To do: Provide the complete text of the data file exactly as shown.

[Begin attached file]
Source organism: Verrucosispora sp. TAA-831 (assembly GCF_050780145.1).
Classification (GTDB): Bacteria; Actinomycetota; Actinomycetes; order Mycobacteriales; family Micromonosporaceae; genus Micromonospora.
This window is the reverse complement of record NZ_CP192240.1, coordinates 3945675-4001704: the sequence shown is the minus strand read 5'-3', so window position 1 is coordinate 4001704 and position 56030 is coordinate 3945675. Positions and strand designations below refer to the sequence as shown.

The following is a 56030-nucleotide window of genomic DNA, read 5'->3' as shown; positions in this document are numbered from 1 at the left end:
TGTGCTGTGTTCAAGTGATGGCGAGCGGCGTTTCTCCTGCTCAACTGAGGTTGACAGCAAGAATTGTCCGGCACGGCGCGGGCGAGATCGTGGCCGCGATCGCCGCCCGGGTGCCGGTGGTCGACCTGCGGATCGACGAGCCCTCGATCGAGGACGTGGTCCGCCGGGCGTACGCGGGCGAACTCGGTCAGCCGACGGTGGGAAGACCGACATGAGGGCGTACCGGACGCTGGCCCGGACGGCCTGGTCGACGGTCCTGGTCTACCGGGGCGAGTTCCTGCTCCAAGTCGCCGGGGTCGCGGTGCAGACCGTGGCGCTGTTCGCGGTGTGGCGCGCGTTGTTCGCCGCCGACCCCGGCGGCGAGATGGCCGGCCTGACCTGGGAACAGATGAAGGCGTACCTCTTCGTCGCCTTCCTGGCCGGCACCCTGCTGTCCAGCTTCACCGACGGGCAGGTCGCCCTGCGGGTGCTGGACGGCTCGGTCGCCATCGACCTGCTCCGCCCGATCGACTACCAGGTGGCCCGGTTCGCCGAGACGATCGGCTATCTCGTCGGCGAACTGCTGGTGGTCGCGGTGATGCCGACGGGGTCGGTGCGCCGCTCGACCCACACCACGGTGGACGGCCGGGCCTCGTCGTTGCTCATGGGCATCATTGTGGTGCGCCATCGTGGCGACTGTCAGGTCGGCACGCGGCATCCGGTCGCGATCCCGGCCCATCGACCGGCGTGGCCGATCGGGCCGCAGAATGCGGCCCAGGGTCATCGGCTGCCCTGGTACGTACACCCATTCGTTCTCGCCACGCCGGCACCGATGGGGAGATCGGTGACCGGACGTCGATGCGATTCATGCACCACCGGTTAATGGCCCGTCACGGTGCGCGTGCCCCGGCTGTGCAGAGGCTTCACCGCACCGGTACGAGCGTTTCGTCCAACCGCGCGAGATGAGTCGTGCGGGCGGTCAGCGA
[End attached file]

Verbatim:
Source organism: Verrucosispora sp. TAA-831 (assembly GCF_050780145.1).
Classification (GTDB): Bacteria; Actinomycetota; Actinomycetes; order Mycobacteriales; family Micromonosporaceae; genus Micromonospora.
This window is the reverse complement of record NZ_CP192240.1, coordinates 3945675-4001704: the sequence shown is the minus strand read 5'-3', so window position 1 is coordinate 4001704 and position 56030 is coordinate 3945675. Positions and strand designations below refer to the sequence as shown.

The following is a 56030-nucleotide window of genomic DNA, read 5'->3' as shown; positions in this document are numbered from 1 at the left end:
TGTGCTGTGTTCAAGTGATGGCGAGCGGCGTTTCTCCTGCTCAACTGAGGTTGACAGCAAGAATTGTCCGGCACGGCGCGGGCGAGATCGTGGCCGCGATCGCCGCCCGGGTGCCGGTGGTCGACCTGCGGATCGACGAGCCCTCGATCGAGGACGTGGTCCGCCGGGCGTACGCGGGCGAACTCGGTCAGCCGACGGTGGGAAGACCGACATGAGGGCGTACCGGACGCTGGCCCGGACGGCCTGGTCGACGGTCCTGGTCTACCGGGGCGAGTTCCTGCTCCAAGTCGCCGGGGTCGCGGTGCAGACCGTGGCGCTGTTCGCGGTGTGGCGCGCGTTGTTCGCCGCCGACCCCGGCGGCGAGATGGCCGGCCTGACCTGGGAACAGATGAAGGCGTACCTCTTCGTCGCCTTCCTGGCCGGCACCCTGCTGTCCAGCTTCACCGACGGGCAGGTCGCCCTGCGGGTGCTGGACGGCTCGGTCGCCATCGACCTGCTCCGCCCGATCGACTACCAGGTGGCCCGGTTCGCCGAGACGATCGGCTATCTCGTCGGCGAACTGCTGGTGGTCGCGGTGATGCCGACGGGGTCGGTGCGCCGCTCGACCCACACCACGGTGGACGGCCGGGCCTCGTCGTTGCTCATGGGCATCATTGTGGTGCGCCATCGTGGCGACTGTCAGGTCGGCACGCGGCATCCGGTCGCGATCCCGGCCCATCGACCGGCGTGGCCGATCGGGCCGCAGAATGCGGCCCAGGGTCATCGGCTGCCCTGGTACGTACACCCATTCGTTCTCGCCACGCCGGCACCGATGGGGAGATCGGTGACCGGACGTCGATGCGATTCATGCACCACCGGTTAATGGCCCGTCACGGTGCGCGTGCCCCGGCTGTGCAGAGGCTTCACCGCACCGGTACGAGCGTTTCGTCCAACCGCGCGAGATGAGTCGTGCGGGCGGTCAGCGA